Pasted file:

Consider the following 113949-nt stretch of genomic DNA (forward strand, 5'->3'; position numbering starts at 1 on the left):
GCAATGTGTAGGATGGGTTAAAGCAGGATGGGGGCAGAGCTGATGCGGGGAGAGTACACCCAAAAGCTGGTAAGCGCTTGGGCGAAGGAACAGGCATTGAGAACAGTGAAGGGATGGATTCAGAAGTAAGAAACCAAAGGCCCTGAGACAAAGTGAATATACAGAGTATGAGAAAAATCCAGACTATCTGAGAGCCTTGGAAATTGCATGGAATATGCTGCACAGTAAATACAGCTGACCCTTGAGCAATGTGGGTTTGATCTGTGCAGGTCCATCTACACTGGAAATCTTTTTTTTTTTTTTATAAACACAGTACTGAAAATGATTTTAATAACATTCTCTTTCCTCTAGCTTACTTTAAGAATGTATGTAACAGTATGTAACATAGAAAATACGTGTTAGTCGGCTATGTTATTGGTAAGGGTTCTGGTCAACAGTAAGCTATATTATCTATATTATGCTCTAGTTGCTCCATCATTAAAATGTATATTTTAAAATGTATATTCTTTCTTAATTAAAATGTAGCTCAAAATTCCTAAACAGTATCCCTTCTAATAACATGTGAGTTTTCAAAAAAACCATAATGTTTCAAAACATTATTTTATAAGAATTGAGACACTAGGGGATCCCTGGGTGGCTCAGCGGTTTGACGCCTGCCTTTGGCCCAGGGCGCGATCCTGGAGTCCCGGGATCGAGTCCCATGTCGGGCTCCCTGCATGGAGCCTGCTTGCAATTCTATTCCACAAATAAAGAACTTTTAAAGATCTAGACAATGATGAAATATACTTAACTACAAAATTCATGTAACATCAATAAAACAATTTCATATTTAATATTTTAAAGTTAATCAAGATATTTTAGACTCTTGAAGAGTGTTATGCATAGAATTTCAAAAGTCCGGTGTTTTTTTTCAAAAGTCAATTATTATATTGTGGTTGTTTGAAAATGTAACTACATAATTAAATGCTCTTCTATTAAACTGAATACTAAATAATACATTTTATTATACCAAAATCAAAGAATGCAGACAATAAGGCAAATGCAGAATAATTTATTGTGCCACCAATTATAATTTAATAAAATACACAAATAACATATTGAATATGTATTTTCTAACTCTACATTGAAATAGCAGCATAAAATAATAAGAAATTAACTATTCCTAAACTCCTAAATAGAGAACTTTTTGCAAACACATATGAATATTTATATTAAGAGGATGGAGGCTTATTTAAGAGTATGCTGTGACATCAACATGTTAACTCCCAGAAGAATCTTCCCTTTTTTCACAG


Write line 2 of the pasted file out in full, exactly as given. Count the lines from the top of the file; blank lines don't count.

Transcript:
GCAATGTGTAGGATGGGTTAAAGCAGGATGGGGGCAGAGCTGATGCGGGGAGAGTACACCCAAAAGCTGGTAAGCGCTTGGGCGAAGGAACAGGCATTGAGAACAGTGAAGGGATGGATTCAGAAGTAAGAAACCAAAGGCCCTGAGACAAAGTGAATATACAGAGTATGAGAAAAATCCAGACTATCTGAGAGCCTTGGAAATTGCATGGAATATGCTGCACAGTAAATACAGCTGACCCTTGAGCAATGTGGGTTTGATCTGTGCAGGTCCATCTACACTGGAAATCTTTTTTTTTTTTTTATAAACACAGTACTGAAAATGATTTTAATAACATTCTCTTTCCTCTAGCTTACTTTAAGAATGTATGTAACAGTATGTAACATAGAAAATACGTGTTAGTCGGCTATGTTATTGGTAAGGGTTCTGGTCAACAGTAAGCTATATTATCTATATTATGCTCTAGTTGCTCCATCATTAAAATGTATATTTTAAAATGTATATTCTTTCTTAATTAAAATGTAGCTCAAAATTCCTAAACAGTATCCCTTCTAATAACATGTGAGTTTTCAAAAAAACCATAATGTTTCAAAACATTATTTTATAAGAATTGAGACACTAGGGGATCCCTGGGTGGCTCAGCGGTTTGACGCCTGCCTTTGGCCCAGGGCGCGATCCTGGAGTCCCGGGATCGAGTCCCATGTCGGGCTCCCTGCATGGAGCCTGCTTGCAATTCTATTCCACAAATAAAGAACTTTTAAAGATCTAGACAATGATGAAATATACTTAACTACAAAATTCATGTAACATCAATAAAACAATTTCATATTTAATATTTTAAAGTTAATCAAGATATTTTAGACTCTTGAAGAGTGTTATGCATAGAATTTCAAAAGTCCGGTGTTTTTTTTCAAAAGTCAATTATTATATTGTGGTTGTTTGAAAATGTAACTACATAATTAAATGCTCTTCTATTAAACTGAATACTAAATAATACATTTTATTATACCAAAATCAAAGAATGCAGACAATAAGGCAAATGCAGAATAATTTATTGTGCCACCAATTATAATTTAATAAAATACACAAATAACATATTGAATATGTATTTTCTAACTCTACATTGAAATAGCAGCATAAAATAATAAGAAATTAACTATTCCTAAACTCCTAAATAGAGAACTTTTTGCAAACACATATGAATATTTATATTAAGAGGATGGAGGCTTATTTAAGAGTATGCTGTGACATCAACATGTTAACTCCCAGAAGAATCTTCCCTTTTTTCACAG